Pete pictured walking into a place like that on all fours. Humiliating! Pete blushed through his fur, and pushed the token away.

‘Keep it, dude. Or sell it later; those are tough to get. What do you want?’” (pgs. 11-12)

Pete gets adventurous and explores other lands and bodies:

“He had information, but he still needed direction. In his old life he’d always had a mom, teacher, or boss to instruct him. His total lack of obligations stunned him now, like the time he wasted a summer by having no job or hobby. He needed somebody to lead him! Except … what did their opinion matter? Without any goal, why not go … This way! He ran off along the cavern floor, toward the first world-portal he could find. His path took him to a bending tunnel at the cavern’s edge, then to a room of flowers and grass and a shimmering magical gate. He leaped through, deliberately not reading any of the labels or warning signs.” (p. 15)

In Hoofland, Pete becomes a pony:

“Pete looked outside, then down into a fountain beside him. He was a dull grey pony in the same style as the unicorn, halfway between the real thing and a sappy toy-commercial cartoon. Naked … but that didn’t matter, right? Pete walked out of the room, ignoring the chatter from the dumb signpost NPC.

His hooves clip-clopped on a cobblestone road. It sloped out of the stone fort he’d just left, and along a hill of grapevines. Half-timber cottages lined the river delta and shoreline below. A team of colorful, winged pegasuses (pegasi?) tugged an airship toward a flying dock that on a platform made of clouds. Then as the sun rapidly sank below the hills, a golden moon sprang up and an aurora flashed the stars to life. Warm wind stirred his mane.” (p. 16)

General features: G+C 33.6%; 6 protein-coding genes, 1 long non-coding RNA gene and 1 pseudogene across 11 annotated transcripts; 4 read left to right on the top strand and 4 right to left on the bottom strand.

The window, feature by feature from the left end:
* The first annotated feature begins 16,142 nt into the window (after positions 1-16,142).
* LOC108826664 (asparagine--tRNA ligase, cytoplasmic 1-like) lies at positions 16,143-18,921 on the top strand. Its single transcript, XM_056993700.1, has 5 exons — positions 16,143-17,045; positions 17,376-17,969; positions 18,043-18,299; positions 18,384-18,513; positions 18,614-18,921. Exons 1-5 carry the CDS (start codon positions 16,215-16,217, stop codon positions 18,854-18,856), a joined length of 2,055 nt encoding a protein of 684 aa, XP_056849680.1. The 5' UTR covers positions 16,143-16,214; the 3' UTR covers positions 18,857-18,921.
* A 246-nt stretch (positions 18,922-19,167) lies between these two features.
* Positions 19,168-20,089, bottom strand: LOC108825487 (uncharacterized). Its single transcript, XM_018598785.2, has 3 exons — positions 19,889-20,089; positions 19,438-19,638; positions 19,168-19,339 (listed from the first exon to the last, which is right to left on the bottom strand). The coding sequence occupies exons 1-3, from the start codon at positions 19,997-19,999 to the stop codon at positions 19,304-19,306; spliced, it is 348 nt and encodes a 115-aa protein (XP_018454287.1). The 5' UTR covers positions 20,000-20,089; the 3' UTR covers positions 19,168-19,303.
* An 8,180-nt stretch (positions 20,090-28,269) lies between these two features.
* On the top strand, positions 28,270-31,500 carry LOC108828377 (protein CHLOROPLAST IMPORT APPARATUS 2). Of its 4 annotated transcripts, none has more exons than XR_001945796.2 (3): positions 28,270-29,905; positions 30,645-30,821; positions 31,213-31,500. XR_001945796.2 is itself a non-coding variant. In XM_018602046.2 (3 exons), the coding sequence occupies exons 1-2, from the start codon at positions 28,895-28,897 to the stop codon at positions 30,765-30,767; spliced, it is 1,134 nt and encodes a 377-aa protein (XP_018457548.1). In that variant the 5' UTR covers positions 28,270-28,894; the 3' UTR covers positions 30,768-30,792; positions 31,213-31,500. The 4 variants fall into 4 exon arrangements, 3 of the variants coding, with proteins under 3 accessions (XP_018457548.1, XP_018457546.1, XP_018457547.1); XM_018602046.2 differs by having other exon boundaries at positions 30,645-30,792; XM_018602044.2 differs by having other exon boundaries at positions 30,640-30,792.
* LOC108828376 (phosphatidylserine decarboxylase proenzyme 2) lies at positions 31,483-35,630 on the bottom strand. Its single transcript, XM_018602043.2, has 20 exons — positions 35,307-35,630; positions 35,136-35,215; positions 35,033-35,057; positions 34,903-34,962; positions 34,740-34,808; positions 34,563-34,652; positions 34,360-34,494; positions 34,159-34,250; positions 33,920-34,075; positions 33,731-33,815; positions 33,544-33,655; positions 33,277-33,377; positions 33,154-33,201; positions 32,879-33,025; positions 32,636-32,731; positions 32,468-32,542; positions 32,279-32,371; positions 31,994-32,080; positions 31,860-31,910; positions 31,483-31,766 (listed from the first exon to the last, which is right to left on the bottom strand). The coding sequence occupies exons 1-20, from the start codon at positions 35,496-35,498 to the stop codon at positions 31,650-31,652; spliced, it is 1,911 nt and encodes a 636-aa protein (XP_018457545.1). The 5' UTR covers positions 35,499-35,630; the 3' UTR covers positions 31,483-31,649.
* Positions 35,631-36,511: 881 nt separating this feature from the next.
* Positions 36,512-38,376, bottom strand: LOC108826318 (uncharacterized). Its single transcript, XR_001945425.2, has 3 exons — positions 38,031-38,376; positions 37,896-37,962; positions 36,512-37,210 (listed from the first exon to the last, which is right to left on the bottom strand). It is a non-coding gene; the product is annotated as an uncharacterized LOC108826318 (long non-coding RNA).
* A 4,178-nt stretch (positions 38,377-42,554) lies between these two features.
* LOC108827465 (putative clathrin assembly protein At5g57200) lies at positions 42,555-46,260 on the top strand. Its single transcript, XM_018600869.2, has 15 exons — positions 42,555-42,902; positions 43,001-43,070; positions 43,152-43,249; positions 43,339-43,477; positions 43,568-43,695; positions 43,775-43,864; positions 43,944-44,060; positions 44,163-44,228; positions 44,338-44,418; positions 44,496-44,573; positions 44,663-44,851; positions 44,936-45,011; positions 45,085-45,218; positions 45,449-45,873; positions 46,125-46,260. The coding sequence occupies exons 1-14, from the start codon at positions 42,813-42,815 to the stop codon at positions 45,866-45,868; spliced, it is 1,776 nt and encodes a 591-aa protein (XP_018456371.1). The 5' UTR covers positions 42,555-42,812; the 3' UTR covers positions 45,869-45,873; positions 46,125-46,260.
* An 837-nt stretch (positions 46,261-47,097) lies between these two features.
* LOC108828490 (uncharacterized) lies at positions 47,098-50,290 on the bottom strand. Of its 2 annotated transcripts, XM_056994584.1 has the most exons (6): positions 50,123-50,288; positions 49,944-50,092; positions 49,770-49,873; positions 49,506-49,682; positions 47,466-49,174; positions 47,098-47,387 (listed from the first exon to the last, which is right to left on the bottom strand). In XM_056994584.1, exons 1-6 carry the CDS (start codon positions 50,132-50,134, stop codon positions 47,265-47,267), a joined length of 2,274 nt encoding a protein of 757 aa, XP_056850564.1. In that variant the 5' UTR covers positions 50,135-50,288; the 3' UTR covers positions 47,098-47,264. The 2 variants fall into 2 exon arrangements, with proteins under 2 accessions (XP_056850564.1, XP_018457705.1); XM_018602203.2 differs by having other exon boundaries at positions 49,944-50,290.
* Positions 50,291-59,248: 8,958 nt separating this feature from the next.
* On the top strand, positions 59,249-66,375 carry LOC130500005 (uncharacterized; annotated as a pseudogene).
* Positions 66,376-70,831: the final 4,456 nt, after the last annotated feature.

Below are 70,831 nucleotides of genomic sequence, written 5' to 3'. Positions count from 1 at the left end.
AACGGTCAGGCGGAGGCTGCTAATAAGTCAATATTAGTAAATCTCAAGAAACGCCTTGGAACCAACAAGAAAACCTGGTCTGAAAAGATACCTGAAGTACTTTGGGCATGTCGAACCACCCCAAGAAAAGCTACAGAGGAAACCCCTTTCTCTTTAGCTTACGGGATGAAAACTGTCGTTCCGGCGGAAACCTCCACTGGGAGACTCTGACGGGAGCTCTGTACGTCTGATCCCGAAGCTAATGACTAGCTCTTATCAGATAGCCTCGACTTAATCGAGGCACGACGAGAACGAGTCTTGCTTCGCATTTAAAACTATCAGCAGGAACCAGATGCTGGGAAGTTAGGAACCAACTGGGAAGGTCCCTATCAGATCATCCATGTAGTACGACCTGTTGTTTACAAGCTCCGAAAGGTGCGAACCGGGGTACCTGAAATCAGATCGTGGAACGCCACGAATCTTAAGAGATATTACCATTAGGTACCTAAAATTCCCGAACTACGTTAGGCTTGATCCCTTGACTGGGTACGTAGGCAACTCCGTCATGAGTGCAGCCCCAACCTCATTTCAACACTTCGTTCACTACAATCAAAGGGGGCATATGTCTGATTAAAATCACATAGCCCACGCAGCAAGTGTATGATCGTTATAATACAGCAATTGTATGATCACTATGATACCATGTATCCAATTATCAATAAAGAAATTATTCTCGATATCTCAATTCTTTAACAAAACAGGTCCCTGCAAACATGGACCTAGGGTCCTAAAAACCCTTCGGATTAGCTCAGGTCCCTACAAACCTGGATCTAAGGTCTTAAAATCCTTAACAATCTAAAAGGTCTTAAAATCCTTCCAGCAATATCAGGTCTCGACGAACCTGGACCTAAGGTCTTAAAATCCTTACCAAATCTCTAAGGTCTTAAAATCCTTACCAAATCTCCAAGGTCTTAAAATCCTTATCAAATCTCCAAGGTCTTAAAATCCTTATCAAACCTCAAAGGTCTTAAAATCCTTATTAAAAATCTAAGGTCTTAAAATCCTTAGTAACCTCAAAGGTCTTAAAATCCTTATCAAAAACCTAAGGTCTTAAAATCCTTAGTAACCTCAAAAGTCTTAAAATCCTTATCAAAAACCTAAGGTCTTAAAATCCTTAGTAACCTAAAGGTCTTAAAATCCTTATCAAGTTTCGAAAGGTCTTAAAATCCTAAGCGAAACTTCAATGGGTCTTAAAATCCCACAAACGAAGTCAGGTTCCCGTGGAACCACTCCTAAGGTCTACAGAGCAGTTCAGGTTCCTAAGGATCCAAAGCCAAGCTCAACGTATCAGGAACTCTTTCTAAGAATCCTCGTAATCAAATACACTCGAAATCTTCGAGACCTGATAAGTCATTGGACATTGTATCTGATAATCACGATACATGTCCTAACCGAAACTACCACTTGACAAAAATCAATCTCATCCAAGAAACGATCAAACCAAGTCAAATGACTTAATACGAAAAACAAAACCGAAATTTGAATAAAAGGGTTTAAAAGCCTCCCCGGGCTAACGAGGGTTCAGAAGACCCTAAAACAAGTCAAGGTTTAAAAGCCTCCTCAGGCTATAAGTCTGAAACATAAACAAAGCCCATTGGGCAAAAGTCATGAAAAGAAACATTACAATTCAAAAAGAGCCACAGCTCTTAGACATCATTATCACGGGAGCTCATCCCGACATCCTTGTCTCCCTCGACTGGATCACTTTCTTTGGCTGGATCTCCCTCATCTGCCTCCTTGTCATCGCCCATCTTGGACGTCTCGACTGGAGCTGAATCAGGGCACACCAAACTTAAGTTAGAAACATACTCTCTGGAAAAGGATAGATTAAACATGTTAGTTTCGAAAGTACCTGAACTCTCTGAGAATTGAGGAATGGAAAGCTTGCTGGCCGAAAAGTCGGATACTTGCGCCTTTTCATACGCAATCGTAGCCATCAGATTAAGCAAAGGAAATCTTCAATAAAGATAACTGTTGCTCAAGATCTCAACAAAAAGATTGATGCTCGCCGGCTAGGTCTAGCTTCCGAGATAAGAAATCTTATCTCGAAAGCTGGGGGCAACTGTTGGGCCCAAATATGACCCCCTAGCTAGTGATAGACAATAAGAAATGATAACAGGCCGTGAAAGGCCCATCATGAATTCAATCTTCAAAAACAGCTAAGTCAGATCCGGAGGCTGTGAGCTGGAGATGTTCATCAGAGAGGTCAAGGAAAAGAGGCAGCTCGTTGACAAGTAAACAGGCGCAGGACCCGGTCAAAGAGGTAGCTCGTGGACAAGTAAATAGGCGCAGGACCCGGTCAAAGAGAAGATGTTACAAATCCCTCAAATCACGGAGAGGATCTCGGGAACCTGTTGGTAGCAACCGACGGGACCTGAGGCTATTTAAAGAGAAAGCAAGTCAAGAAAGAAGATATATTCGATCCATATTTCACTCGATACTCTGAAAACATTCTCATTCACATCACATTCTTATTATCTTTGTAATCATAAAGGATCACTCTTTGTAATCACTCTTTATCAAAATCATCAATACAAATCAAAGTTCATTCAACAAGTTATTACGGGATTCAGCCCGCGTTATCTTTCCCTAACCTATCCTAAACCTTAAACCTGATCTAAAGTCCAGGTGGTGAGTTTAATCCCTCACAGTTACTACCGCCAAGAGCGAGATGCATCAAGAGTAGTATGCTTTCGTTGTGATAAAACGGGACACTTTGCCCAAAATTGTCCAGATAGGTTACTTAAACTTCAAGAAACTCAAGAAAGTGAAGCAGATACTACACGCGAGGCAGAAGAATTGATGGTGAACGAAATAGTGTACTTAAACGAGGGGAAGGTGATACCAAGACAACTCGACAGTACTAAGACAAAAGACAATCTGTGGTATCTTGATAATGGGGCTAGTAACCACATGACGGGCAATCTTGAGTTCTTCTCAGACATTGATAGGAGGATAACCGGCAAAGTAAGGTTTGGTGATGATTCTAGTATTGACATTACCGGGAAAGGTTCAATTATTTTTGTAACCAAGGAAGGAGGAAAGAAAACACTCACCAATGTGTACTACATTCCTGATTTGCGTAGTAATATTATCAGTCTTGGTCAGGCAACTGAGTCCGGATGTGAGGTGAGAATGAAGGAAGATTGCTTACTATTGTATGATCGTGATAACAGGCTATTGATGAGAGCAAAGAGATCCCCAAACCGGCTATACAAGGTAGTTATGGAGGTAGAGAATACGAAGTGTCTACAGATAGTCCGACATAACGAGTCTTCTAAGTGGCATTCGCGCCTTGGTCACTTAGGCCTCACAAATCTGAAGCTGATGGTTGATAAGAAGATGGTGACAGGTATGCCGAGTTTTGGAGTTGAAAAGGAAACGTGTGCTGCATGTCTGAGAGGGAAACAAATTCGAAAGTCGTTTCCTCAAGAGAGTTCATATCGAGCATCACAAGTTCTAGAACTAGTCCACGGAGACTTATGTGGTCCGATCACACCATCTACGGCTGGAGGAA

He becomes a coyote again, but humanoid:

“A ninja throwing star embedded itself in a bamboo stalk next to his face. Pete dived to the leaf-strewn floor just in time to dodge another. He grabbed the flint knife from his belt and spotted the ninja himself, swathed head to toe in  black. Cruel eyes looked out from the figure’s headscarf. Pete called out, ‘Who are you?’ but his foe only drew a katana in response. It was even matte-black, so Pete knew he meant business.” (p. 35)

This review could go another thousand words just describing all the things that Pete becomes (but the two- or four-legged coyote is always his fallback mode), and the worlds that he visits/things that he learns:

“For instance, formerly-human griffins found that the new quadruped stance and wings gave them a different perspective on even ordinary tasks like carrying things. Unlike a disguise that changed the graphic others saw, physically being a flier or six inches tall or robotic was bound to affect people’s minds. Several religious movements started this way.” (p. 49)

Ludo also learns from dealing with Pete:

“Pete groaned at being tricked. About then, his spell wore off and he found himself on two coyote legs again. ‘You’re not Ludo, right?’

Ludo, in human shape, waved from a set of bleachers that hadn’t been visible. She was eating popcorn. ‘Thanks for giving me some combat test data! Want to go again?’” (p. 59)


The climax grows more dramatic and bloody, justifying Pete’s transformation into a coyote, as everyone is aware that a coyote is a Trickster. Readers of the first two Thousand Tales books will not be disappointed. The Digital Coyote (cover by Annie Engvall) contains several supporting characters, some from the previous books and some new ones; one of whom will be the protagonist of the next book.

Fred Patten